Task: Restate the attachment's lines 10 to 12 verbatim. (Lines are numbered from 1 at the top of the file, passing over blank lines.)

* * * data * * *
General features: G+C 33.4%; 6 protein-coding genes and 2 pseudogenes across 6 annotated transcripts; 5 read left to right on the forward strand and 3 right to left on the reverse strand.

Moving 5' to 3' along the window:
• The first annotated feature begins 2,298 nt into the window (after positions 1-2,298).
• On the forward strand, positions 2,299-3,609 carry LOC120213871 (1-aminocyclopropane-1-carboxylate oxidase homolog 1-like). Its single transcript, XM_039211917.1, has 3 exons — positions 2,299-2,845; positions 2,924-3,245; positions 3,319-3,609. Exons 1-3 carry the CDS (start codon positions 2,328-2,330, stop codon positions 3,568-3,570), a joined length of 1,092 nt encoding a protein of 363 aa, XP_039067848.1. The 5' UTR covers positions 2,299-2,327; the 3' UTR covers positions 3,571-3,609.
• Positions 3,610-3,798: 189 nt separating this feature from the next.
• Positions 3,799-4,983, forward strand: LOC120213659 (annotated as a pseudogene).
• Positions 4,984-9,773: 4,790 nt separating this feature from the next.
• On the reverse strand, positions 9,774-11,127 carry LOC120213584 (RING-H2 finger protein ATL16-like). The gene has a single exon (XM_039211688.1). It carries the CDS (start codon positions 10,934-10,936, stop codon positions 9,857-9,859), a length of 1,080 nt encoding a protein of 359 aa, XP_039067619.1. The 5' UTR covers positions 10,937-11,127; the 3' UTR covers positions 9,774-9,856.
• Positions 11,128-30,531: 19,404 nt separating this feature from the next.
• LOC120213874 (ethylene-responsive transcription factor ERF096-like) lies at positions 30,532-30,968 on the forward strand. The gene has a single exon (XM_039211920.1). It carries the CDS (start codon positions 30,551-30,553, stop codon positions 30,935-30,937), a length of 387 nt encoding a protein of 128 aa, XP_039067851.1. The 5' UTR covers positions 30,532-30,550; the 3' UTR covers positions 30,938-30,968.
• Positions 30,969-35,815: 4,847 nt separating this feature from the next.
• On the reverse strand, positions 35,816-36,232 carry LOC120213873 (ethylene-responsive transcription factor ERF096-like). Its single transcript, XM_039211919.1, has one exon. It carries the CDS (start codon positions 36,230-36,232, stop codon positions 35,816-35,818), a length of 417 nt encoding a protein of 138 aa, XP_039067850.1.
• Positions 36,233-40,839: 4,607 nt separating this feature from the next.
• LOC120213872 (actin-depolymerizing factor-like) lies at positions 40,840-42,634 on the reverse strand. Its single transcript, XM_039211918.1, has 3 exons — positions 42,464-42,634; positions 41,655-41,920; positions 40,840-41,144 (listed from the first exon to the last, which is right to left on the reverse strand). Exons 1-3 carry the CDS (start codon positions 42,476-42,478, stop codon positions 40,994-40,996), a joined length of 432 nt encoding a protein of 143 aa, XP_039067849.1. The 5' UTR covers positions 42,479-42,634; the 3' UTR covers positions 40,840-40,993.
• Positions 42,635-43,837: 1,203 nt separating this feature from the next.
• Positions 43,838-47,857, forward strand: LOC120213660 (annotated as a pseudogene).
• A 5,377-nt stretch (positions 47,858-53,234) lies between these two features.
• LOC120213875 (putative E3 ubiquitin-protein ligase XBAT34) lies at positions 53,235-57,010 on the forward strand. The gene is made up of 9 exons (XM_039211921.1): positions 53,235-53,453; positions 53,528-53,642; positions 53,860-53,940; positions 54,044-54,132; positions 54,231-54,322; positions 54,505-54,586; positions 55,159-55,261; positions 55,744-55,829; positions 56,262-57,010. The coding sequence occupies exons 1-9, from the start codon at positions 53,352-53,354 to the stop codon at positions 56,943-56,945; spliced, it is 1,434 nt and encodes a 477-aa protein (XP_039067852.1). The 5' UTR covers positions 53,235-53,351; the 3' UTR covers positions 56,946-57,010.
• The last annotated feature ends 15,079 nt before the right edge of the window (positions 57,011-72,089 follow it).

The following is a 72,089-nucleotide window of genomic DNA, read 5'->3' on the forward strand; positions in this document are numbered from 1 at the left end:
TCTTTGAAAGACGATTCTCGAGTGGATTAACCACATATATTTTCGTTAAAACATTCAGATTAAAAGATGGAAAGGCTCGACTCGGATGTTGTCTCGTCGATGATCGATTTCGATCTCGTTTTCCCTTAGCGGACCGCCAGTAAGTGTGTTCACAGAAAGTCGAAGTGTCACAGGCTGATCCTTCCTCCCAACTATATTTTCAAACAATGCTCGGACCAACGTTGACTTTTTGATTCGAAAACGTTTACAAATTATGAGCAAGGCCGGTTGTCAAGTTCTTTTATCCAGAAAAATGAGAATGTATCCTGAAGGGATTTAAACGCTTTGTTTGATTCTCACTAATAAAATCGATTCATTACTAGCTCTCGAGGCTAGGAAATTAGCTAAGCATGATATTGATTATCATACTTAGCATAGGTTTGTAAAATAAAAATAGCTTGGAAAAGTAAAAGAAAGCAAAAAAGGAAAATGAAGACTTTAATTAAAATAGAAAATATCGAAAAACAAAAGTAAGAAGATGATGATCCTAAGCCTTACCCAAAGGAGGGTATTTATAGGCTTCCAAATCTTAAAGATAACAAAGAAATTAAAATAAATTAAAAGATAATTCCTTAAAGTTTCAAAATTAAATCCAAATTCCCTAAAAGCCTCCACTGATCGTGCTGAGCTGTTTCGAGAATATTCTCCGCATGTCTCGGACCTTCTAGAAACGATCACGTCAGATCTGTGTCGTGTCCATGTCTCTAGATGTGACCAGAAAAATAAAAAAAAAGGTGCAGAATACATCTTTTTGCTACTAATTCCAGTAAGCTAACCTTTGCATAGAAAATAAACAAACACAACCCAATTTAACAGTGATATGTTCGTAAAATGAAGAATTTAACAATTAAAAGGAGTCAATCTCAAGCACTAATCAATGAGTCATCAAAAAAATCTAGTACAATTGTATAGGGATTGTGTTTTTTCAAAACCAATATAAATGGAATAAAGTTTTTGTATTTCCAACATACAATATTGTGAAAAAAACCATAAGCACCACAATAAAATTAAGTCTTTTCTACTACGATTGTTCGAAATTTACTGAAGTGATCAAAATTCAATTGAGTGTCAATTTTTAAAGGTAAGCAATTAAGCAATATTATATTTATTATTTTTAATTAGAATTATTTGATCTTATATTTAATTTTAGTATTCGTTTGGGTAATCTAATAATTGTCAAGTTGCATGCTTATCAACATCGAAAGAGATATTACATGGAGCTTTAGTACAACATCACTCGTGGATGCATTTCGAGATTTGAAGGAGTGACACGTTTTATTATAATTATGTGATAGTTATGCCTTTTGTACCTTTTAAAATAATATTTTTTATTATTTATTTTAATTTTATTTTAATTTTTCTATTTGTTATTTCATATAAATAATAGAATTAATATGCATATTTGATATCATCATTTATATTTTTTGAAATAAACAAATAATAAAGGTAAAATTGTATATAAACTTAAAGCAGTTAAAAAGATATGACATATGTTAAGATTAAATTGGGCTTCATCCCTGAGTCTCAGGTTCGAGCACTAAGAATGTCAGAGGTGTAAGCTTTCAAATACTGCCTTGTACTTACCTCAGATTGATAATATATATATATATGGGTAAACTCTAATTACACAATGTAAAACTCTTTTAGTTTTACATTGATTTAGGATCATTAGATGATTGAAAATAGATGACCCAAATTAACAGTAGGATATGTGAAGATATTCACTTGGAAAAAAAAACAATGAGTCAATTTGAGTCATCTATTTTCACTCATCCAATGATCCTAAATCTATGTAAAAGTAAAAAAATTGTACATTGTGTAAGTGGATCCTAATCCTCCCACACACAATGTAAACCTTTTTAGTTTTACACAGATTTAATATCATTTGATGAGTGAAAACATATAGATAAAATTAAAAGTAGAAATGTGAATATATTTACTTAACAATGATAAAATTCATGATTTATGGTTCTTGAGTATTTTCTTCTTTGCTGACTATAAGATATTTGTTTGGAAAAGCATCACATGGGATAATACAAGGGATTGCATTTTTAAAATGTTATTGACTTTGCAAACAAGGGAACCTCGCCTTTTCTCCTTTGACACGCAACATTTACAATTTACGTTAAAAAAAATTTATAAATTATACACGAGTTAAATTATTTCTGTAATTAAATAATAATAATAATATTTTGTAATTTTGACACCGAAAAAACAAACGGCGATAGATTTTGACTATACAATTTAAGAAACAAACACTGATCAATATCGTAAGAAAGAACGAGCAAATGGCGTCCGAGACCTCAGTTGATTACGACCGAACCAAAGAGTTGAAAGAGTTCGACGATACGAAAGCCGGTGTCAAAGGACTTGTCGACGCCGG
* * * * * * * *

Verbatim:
• LOC120213874 (ethylene-responsive transcription factor ERF096-like) lies at positions 30,532-30,968 on the forward strand. The gene has a single exon (XM_039211920.1). It carries the CDS (start codon positions 30,551-30,553, stop codon positions 30,935-30,937), a length of 387 nt encoding a protein of 128 aa, XP_039067851.1. The 5' UTR covers positions 30,532-30,550; the 3' UTR covers positions 30,938-30,968.
• Positions 30,969-35,815: 4,847 nt separating this feature from the next.
• On the reverse strand, positions 35,816-36,232 carry LOC120213873 (ethylene-responsive transcription factor ERF096-like). Its single transcript, XM_039211919.1, has one exon. It carries the CDS (start codon positions 36,230-36,232, stop codon positions 35,816-35,818), a length of 417 nt encoding a protein of 138 aa, XP_039067850.1.